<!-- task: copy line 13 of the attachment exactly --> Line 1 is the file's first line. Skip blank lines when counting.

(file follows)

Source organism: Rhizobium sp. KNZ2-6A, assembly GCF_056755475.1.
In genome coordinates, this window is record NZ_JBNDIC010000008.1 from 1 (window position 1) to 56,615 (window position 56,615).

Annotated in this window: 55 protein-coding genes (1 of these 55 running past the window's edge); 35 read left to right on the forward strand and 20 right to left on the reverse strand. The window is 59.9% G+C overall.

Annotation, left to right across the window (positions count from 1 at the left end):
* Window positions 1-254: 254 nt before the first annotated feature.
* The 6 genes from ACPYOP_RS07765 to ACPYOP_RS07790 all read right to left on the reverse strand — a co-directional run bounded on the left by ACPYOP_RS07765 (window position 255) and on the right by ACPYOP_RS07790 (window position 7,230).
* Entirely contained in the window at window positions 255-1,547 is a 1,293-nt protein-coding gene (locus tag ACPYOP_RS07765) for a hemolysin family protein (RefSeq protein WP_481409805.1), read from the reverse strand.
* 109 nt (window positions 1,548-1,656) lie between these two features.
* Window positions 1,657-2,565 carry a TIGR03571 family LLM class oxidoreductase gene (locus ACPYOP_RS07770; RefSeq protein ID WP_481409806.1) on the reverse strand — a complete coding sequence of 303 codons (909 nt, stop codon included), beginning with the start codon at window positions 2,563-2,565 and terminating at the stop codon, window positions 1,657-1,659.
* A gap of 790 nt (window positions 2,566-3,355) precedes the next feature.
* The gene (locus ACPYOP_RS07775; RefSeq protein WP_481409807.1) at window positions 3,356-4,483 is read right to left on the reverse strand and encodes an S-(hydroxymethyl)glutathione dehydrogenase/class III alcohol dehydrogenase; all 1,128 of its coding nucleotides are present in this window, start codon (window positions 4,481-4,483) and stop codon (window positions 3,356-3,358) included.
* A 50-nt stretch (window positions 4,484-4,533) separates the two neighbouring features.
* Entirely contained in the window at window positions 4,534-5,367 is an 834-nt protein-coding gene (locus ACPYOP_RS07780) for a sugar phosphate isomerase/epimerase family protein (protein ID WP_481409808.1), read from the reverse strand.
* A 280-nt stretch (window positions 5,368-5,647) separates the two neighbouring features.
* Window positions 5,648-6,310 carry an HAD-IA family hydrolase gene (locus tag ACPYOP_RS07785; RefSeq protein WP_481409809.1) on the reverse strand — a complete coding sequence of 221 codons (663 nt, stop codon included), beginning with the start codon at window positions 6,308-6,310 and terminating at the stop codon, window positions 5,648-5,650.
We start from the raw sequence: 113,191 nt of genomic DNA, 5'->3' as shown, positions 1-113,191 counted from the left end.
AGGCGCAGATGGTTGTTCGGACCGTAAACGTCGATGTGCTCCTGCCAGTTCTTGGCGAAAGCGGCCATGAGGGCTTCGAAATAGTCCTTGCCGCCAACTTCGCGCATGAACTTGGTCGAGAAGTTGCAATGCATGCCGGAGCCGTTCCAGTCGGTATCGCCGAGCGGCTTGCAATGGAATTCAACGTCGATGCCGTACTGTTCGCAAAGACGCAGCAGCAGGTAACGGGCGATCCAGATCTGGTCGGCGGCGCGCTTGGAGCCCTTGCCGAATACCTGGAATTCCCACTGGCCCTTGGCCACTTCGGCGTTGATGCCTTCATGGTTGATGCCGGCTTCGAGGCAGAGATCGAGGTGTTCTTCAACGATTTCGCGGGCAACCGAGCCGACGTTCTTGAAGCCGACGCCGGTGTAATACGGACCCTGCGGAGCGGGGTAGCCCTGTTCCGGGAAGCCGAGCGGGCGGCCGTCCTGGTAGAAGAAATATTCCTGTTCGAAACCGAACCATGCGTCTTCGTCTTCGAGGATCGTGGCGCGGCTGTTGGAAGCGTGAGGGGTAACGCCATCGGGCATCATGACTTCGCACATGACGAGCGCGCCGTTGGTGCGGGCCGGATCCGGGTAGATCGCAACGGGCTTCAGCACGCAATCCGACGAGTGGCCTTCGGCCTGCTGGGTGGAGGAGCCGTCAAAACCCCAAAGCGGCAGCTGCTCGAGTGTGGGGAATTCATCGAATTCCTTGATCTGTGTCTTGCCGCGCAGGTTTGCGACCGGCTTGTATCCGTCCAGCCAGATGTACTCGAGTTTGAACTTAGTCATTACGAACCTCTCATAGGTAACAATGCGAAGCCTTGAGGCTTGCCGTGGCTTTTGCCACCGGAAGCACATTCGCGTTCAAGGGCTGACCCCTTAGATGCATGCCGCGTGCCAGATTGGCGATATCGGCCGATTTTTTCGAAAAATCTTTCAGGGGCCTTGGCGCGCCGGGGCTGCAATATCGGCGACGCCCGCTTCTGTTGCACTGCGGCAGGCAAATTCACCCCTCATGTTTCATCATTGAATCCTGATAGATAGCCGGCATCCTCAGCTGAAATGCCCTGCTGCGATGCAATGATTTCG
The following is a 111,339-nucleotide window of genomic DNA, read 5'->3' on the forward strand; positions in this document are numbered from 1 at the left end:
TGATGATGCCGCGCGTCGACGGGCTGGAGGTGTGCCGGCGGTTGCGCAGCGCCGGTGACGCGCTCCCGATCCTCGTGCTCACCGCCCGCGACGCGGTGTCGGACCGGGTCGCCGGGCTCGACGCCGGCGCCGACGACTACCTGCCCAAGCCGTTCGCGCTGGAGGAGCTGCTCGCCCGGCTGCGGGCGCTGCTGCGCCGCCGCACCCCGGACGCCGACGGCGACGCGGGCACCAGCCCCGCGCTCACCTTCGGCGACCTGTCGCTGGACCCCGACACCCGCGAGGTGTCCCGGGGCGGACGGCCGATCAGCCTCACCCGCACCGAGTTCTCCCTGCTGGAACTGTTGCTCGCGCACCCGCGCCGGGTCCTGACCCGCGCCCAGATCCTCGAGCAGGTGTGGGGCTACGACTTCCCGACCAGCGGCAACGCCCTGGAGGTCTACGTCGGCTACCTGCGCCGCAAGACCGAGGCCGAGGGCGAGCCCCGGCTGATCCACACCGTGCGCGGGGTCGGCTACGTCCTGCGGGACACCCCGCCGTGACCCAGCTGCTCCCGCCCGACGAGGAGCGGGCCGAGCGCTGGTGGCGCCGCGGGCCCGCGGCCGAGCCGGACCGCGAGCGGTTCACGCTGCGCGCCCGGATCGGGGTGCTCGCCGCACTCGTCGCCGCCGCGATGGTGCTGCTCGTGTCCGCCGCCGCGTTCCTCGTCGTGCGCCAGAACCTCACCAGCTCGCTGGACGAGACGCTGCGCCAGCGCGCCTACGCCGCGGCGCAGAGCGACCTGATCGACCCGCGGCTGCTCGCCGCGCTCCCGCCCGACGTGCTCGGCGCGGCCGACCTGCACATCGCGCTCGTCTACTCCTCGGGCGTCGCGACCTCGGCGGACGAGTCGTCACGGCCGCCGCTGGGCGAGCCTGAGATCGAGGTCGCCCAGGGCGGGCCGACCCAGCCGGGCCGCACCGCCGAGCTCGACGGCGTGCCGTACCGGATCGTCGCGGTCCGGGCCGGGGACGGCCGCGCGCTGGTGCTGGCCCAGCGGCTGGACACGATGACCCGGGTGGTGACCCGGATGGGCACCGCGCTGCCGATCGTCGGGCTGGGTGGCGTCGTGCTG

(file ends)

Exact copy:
* Entirely contained in the window at window positions 4,534-5,367 is an 834-nt protein-coding gene (locus ACPYOP_RS07780) for a sugar phosphate isomerase/epimerase family protein (protein ID WP_481409808.1), read from the reverse strand.